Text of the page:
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Making TB a notifiable disease


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A new legislation is on the anvil to declare tuberculosis (TB) as a notifiable disease in Pakistan. When passed, the “Tuberculosis Notification Act, 2012” would make it mandatory on all registered medical and traditional practitioners, registered hakims, healthcare providers, pathological laboratories, educational institutions, industrial concerns, mines, jails, madrasas, refugee camps, councilors, tribal heads, maliks, lumbardars, appointed and hereditary community representatives to notify District EDO Health of a confirmed or suspected TB case in accordance with the set procedures.

Notification would be done either by sending TB Notification Form by registered post to the EDO Health, completing the appropriate TB Notification form on-line a website, or by telephoning on a universal access number. Failure to notify and breach of confidentiality of the TB patient would amount to a cognizable offence and be liable to penalty.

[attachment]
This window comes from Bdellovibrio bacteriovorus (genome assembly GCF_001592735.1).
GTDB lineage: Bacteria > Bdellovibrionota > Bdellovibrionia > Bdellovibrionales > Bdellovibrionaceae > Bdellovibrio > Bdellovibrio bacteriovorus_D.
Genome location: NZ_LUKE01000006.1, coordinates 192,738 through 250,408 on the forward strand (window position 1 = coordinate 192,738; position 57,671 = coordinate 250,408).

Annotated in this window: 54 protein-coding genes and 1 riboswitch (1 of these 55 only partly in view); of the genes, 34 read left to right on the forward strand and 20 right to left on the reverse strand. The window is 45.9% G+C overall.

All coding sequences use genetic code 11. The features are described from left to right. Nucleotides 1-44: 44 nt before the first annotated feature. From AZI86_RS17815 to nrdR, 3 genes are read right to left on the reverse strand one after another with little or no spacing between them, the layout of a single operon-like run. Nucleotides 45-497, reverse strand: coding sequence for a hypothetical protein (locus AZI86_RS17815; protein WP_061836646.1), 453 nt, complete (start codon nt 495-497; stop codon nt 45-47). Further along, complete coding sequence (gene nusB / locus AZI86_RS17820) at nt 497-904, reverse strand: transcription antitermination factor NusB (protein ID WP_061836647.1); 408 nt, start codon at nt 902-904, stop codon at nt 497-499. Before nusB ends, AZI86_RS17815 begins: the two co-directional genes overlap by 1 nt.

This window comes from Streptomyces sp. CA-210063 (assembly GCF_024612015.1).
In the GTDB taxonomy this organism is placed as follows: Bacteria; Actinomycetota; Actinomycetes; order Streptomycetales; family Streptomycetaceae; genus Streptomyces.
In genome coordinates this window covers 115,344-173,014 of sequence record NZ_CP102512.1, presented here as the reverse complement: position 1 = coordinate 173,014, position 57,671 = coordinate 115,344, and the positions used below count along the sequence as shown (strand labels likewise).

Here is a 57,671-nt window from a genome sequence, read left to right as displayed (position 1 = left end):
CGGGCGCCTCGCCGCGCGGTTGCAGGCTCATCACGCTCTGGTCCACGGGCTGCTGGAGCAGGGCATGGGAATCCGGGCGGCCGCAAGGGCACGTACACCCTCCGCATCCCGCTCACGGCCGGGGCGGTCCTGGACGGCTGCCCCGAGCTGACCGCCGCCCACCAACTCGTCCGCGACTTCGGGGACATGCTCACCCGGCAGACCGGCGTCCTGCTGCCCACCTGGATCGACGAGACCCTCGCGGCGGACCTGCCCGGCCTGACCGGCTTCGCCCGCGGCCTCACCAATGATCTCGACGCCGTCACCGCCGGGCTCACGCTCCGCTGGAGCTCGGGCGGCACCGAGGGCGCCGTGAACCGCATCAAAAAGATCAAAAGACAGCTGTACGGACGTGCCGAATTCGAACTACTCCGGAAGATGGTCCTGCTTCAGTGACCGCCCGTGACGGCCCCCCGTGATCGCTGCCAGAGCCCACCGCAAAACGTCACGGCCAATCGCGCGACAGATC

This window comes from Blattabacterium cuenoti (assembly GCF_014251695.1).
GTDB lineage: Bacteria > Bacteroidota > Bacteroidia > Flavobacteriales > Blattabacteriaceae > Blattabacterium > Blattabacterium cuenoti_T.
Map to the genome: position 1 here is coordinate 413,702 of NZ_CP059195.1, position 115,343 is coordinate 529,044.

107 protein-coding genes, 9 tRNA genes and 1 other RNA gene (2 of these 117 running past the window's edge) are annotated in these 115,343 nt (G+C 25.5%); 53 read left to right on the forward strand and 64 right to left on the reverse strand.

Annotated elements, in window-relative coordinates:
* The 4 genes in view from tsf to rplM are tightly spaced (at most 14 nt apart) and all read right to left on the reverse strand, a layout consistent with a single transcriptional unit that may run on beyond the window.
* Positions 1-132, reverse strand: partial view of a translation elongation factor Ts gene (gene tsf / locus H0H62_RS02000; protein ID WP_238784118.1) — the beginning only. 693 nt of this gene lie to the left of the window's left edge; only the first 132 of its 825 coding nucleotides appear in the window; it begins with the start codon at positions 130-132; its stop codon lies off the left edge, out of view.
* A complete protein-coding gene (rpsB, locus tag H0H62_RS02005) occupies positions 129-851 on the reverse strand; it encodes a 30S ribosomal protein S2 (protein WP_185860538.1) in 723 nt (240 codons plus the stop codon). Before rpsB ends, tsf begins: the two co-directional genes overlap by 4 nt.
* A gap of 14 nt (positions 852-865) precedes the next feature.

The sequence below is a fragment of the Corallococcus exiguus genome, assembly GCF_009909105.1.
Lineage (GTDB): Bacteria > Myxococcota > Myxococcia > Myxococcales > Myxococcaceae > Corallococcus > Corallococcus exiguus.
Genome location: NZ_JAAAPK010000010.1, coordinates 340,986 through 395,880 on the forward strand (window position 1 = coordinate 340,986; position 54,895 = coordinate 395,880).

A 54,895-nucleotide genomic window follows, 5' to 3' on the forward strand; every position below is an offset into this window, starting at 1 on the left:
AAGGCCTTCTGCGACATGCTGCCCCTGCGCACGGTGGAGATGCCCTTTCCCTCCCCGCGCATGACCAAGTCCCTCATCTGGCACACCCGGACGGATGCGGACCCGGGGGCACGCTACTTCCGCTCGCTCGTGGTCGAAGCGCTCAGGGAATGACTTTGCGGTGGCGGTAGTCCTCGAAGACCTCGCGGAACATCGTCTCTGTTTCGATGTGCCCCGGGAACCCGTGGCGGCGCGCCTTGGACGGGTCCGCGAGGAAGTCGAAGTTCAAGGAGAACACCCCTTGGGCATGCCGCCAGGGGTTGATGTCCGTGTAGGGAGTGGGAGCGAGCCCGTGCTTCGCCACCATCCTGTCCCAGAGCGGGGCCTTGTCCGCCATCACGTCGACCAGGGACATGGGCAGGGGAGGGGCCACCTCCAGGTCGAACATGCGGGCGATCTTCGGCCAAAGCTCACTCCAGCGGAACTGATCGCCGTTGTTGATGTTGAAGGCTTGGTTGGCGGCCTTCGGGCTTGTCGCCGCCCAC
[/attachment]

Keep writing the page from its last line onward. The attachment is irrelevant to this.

Such a policy has far reaching consequences for the health of almost every citizen and raises many questions. What does it mean for a disease to be notifiable? What ethical, programmatic and sociological aspects must be considered for its success? How would it affect the disease control programs on the ground?

It is not in scope of this space to answer these questions at length but I would like to underlines here that these, and indeed many other arising questions, need to be fully explored and discussed within the health, patients, communities and development circles. There clearly are rights issues involved in this debate and people involved in rights campaigns need to pay attention and get involved.